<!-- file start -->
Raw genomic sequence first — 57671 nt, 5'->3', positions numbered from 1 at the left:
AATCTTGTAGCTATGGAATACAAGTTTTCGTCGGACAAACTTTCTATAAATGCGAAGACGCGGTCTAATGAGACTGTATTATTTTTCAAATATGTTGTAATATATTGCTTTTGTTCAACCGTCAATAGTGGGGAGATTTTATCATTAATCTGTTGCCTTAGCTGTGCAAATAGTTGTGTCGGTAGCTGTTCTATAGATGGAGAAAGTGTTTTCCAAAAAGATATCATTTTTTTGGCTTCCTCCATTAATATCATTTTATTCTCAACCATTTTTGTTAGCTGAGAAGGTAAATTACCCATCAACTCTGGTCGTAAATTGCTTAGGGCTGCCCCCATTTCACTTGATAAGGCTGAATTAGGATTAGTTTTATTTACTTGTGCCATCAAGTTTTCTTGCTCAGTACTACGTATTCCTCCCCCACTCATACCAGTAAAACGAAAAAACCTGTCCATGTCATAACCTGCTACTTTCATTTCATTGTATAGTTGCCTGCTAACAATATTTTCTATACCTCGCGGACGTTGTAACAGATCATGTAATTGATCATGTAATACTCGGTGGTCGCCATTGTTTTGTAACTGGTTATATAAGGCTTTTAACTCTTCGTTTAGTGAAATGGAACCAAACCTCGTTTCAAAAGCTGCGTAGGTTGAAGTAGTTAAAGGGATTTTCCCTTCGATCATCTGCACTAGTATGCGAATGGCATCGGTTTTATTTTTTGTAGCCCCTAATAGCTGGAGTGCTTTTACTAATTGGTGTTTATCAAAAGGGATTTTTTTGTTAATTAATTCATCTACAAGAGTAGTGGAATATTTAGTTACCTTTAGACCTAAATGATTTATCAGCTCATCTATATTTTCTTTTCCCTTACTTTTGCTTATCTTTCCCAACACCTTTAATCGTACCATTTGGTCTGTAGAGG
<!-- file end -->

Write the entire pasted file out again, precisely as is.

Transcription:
Raw genomic sequence first — 57671 nt, 5'->3', positions numbered from 1 at the left:
AATCTTGTAGCTATGGAATACAAGTTTTCGTCGGACAAACTTTCTATAAATGCGAAGACGCGGTCTAATGAGACTGTATTATTTTTCAAATATGTTGTAATATATTGCTTTTGTTCAACCGTCAATAGTGGGGAGATTTTATCATTAATCTGTTGCCTTAGCTGTGCAAATAGTTGTGTCGGTAGCTGTTCTATAGATGGAGAAAGTGTTTTCCAAAAAGATATCATTTTTTTGGCTTCCTCCATTAATATCATTTTATTCTCAACCATTTTTGTTAGCTGAGAAGGTAAATTACCCATCAACTCTGGTCGTAAATTGCTTAGGGCTGCCCCCATTTCACTTGATAAGGCTGAATTAGGATTAGTTTTATTTACTTGTGCCATCAAGTTTTCTTGCTCAGTACTACGTATTCCTCCCCCACTCATACCAGTAAAACGAAAAAACCTGTCCATGTCATAACCTGCTACTTTCATTTCATTGTATAGTTGCCTGCTAACAATATTTTCTATACCTCGCGGACGTTGTAACAGATCATGTAATTGATCATGTAATACTCGGTGGTCGCCATTGTTTTGTAACTGGTTATATAAGGCTTTTAACTCTTCGTTTAGTGAAATGGAACCAAACCTCGTTTCAAAAGCTGCGTAGGTTGAAGTAGTTAAAGGGATTTTCCCTTCGATCATCTGCACTAGTATGCGAATGGCATCGGTTTTATTTTTTGTAGCCCCTAATAGCTGGAGTGCTTTTACTAATTGGTGTTTATCAAAAGGGATTTTTTTGTTAATTAATTCATCTACAAGAGTAGTGGAATATTTAGTTACCTTTAGACCTAAATGATTTATCAGCTCATCTATATTTTCTTTTCCCTTACTTTTGCTTATCTTTCCCAACACCTTTAATCGTACCATTTGGTCTGTAGAGG